What is the rationale behind the concept of cutting? Why do some people insist on abusing themselves? Research conducted on women in the Middle Eastern culture (in particular, Turkey) and in American culture revealed some telling features regarding the psychological reasons for self-mutilation. Of particular note regarding cutters is the lack of personal agency at some point, or throughout major portions of their young lives. It was found that most cutters were raised in such a way that they were denied personal autonomy or agency; that is, they were not allowed the freedom to experience a sense of their own instrumentality, empowerment, and exercise ability to impact their surroundings(Medina, 2011).
The Middle Eastern women studied during this research were very clear about the fact that they cut because they were angry and they knew why they were angry. These women were clear about the fact that they were imprisoned both physically and psychically, and thus, had no real personal power regarding the outcomes of their lives. In essence, these women experienced, and knew they experienced psychic imprisonment.
American women who cut were not as outspoken as their Middle Easter counterparts. In fact, they were more elusive and unclear as to why they self-mutilated. One theory for this response from Western women is that their experience of “lack of agency” was deeper, more difficult to understand, more elusive or subtle or perverted, because the abuse was less blatant oppression as that experienced by the Middle Eastern women studied. Perhaps in the Western culture the oppression experienced was more often disguised as closeness, leaving the victims not even realizing they were being abused (Medina, 2011).
Cutting is repetitive compulsion that accomplishes many purposes for the cutter. Many cutters have learned to be emotionally numb or “dead” and have discovered that only while cutting or when talking about their cutting experiences do they experience a sense of “aliveness.”
Regardless of culture, it was determined that self-mutilation creates satisfaction for the inflictor in a number of ways:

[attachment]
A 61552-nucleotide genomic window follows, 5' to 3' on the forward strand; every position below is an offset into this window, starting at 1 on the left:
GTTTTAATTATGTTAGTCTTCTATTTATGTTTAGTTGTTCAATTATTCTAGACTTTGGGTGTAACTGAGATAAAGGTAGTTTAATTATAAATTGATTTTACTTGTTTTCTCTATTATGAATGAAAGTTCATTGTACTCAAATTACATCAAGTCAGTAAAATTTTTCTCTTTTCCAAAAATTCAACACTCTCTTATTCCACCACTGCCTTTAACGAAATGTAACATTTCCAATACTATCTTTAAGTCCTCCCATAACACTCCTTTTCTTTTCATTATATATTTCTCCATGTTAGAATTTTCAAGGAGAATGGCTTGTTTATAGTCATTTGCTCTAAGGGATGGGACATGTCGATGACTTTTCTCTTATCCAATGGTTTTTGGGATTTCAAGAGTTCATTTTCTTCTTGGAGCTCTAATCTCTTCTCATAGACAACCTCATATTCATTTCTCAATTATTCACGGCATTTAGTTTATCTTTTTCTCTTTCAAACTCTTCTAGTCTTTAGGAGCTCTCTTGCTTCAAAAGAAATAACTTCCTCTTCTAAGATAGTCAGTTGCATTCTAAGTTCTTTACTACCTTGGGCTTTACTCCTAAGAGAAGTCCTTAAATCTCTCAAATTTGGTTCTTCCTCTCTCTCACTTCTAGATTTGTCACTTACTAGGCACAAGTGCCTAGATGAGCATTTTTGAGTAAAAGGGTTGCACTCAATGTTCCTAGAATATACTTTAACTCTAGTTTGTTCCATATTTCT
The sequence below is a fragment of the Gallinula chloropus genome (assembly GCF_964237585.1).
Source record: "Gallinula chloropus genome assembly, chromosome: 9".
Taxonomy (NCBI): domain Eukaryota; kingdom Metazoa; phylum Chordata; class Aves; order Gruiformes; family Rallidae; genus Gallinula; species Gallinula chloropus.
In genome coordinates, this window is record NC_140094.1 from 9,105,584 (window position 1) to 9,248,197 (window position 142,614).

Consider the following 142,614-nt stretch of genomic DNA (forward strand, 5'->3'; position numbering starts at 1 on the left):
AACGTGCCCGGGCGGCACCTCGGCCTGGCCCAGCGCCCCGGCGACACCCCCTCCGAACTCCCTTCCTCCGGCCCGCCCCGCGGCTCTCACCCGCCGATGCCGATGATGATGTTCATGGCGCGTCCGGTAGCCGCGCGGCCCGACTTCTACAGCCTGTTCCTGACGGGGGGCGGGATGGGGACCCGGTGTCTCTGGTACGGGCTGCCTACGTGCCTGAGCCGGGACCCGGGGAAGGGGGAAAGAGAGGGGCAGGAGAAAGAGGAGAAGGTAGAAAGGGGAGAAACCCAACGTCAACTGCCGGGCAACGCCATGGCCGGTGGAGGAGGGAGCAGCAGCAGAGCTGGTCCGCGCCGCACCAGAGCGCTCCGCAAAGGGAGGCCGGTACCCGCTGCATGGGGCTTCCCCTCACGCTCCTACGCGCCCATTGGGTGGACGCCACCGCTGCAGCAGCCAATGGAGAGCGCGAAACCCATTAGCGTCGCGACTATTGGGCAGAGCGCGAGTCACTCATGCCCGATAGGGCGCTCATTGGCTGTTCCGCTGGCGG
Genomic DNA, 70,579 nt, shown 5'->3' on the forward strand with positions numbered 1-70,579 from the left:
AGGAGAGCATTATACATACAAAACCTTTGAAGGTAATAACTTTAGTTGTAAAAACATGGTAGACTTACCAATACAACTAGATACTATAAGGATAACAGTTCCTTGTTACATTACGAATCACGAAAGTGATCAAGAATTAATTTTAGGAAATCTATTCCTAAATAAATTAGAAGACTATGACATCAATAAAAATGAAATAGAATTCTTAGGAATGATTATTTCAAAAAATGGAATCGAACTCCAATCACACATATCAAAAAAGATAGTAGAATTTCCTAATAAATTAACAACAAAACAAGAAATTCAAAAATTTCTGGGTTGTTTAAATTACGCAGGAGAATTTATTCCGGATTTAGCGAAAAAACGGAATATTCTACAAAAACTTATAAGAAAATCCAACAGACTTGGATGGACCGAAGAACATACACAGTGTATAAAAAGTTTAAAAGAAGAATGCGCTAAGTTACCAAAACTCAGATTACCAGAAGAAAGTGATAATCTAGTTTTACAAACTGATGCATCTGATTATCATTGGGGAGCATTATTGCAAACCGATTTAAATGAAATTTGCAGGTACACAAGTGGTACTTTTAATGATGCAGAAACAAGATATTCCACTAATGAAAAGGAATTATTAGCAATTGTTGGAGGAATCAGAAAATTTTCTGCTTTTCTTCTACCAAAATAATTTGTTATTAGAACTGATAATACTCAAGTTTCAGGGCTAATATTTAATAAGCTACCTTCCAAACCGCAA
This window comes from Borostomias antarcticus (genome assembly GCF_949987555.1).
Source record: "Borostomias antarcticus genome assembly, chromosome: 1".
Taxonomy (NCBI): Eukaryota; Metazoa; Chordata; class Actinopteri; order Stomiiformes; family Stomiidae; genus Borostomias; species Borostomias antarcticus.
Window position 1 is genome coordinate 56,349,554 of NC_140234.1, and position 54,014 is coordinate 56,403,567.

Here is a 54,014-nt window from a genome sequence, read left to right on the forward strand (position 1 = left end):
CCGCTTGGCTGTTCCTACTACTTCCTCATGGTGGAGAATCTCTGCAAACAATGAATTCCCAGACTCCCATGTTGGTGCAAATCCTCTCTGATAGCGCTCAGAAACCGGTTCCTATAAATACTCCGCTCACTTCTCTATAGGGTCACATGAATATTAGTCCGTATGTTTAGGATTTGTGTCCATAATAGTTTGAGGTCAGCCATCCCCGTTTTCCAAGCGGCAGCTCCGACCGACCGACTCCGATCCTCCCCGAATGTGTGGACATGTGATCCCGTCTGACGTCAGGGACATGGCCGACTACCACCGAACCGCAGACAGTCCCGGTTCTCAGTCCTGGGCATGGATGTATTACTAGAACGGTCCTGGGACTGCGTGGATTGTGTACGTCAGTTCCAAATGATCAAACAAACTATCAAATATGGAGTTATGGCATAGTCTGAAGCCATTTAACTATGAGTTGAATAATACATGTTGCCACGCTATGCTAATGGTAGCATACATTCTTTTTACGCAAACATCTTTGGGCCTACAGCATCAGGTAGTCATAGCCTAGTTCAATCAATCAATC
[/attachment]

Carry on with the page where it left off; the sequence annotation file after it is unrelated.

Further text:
- It modulates and provides relief from profound emotional distress.
- It repeatedly reproduces the affective experiences associated with their earlier/childhood traumatic experiences.
- It serves as a dramatic reenactment of earlier abuse, along with accompanied silence (secretiveness).
- It serves to bear the grief of the way things were in the past.
- It simultaneously serves the threefold purpose of self-soothing, self-expression, and self-punishment.
- Cutting serves as an addictive and soothing tool that can temporarily replace a human relationship.
- It serves as a manifestation of rage directed inward in response to earlier traumatic experiences.
- Cutting serves as a self-healing attempt to reclaim and restore self-efficacy.
In sum, cutting or other forms of self-mutilation or abuse, appears to be an effort by those affected, to have an impact on their interpersonal world and to reclaim their personal agency.
To heal from cutting, self-injurers must learn personal empowerment, personal responsibility, and how to feel the entire gamut of their emotions. Being dissociated, disconnected, and secretive, must be “off the table” in order to live a life in recovery from self-injury. Healing from cutting takes on the form of recovery just as with any other addiction; it involves hard work, commitment, persistence, self-honesty, other people (healthy connections), and living one day at a time.
Conterio, K., Lader, W., Bloom, J. (1998). Bodily Harm: The Breakthrough Healing Program. New York, NY: SAFE Alternatives.
Edwards, T., (2001). What the Cutters Feel. Time Magazine. Retrieved from: http://content.time.com/time/magazine/article/0,9171,140405,00.html
Medina, M. (2011). Physical and Psychic Imprisonment and the Curative Function of Self-Cutting. Psychoanalytic Psychology, 28. 2-12.